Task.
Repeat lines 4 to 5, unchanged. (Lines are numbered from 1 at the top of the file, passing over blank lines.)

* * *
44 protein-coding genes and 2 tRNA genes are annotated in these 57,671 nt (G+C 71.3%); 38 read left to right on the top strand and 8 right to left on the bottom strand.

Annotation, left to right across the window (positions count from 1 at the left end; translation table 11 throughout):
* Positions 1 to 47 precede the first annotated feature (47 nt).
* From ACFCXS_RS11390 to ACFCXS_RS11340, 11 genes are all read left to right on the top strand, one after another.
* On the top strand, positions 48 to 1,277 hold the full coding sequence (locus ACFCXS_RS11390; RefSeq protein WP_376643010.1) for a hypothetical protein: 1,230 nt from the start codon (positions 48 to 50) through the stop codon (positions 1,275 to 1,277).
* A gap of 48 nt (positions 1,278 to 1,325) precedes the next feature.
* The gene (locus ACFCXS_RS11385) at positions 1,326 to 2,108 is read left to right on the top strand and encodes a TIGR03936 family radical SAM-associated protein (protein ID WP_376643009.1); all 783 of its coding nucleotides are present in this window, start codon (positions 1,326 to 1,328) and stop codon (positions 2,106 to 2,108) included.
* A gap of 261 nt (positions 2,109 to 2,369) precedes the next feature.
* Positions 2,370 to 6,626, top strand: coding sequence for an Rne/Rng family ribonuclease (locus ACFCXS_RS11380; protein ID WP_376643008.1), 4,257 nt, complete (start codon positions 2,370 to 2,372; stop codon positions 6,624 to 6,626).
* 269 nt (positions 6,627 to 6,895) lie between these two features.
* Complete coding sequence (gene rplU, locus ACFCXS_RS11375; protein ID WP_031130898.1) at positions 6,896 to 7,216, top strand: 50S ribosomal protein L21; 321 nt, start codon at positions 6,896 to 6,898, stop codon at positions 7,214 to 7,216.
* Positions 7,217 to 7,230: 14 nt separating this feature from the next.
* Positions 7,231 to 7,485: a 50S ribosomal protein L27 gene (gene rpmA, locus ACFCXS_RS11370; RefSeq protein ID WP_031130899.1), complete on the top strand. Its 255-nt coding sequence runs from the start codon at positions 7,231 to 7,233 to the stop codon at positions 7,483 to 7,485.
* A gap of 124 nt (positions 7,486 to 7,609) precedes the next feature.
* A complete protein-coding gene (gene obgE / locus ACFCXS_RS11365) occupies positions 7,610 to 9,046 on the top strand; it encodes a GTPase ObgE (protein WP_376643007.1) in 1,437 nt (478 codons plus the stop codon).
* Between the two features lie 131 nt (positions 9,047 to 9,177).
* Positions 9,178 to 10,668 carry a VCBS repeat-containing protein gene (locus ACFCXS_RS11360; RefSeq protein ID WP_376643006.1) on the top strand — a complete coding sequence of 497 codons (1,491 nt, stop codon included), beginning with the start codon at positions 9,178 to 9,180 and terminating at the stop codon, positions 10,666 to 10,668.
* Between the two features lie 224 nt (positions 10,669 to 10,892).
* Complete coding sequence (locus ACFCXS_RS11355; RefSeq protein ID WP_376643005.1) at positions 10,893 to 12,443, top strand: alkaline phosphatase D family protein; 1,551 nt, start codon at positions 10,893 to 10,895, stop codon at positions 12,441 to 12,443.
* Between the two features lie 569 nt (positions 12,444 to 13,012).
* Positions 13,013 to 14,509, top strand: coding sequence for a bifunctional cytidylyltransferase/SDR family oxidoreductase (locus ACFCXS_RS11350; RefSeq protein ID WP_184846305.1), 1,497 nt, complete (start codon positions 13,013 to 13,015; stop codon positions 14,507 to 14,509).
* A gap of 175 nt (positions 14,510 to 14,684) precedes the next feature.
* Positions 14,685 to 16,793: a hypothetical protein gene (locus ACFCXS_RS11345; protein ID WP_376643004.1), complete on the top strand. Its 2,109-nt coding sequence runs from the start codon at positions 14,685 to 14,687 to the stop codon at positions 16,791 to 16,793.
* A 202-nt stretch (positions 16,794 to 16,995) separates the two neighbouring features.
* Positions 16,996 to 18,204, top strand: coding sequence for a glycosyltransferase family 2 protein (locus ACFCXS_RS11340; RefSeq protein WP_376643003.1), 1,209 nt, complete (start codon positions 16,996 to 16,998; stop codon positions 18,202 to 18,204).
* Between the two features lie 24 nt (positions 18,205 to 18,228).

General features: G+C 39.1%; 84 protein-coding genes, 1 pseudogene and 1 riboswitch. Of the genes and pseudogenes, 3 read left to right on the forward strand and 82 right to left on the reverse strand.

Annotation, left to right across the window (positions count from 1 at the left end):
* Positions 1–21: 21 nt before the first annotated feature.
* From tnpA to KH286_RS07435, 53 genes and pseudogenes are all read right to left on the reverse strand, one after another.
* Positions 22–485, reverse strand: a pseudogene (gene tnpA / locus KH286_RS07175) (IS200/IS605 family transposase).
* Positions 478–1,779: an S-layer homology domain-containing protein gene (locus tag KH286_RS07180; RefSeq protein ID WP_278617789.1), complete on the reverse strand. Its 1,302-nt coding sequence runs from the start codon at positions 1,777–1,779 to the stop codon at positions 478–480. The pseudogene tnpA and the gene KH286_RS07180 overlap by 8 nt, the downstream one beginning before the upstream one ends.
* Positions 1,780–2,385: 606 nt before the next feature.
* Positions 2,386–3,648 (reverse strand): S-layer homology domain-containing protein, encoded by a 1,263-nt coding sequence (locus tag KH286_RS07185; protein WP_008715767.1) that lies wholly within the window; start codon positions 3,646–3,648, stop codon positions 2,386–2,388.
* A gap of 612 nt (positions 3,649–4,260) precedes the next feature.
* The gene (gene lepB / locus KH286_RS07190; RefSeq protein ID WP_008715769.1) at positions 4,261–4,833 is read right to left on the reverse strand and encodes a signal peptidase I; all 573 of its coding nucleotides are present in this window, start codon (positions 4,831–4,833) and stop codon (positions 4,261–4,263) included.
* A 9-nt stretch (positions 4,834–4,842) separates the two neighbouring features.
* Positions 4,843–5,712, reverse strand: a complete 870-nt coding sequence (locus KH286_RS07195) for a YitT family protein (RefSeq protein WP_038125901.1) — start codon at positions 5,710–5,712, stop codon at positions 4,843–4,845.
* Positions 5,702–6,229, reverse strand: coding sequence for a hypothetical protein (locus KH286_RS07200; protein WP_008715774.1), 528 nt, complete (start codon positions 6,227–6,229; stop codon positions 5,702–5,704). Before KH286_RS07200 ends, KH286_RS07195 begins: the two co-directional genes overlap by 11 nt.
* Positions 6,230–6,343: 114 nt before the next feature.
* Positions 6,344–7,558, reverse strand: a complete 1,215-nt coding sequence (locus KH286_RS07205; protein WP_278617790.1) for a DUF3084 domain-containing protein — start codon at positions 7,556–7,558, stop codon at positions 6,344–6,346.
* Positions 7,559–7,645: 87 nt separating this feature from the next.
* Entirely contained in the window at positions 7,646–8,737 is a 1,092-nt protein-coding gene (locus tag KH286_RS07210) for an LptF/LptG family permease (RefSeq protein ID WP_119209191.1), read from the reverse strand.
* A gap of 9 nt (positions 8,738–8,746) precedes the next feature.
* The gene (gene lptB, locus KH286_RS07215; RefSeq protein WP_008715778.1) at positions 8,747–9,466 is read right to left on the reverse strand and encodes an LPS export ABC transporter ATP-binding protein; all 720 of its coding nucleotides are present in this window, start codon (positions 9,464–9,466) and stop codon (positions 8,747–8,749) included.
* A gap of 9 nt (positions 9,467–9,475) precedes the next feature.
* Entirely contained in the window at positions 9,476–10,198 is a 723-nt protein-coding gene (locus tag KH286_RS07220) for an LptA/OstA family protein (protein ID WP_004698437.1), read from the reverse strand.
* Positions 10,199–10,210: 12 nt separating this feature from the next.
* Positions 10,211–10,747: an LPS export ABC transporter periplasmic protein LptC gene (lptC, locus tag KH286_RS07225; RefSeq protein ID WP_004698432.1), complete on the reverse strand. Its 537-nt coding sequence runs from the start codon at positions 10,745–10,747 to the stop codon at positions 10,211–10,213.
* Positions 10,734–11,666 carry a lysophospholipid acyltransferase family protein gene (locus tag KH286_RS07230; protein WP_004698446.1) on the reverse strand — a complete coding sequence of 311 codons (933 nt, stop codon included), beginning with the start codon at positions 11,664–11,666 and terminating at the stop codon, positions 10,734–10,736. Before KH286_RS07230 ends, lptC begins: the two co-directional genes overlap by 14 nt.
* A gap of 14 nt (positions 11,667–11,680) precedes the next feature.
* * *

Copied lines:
* From ACFCXS_RS11390 to ACFCXS_RS11340, 11 genes are all read left to right on the top strand, one after another.
* On the top strand, positions 48 to 1,277 hold the full coding sequence (locus ACFCXS_RS11390; RefSeq protein WP_376643010.1) for a hypothetical protein: 1,230 nt from the start codon (positions 48 to 50) through the stop codon (positions 1,275 to 1,277).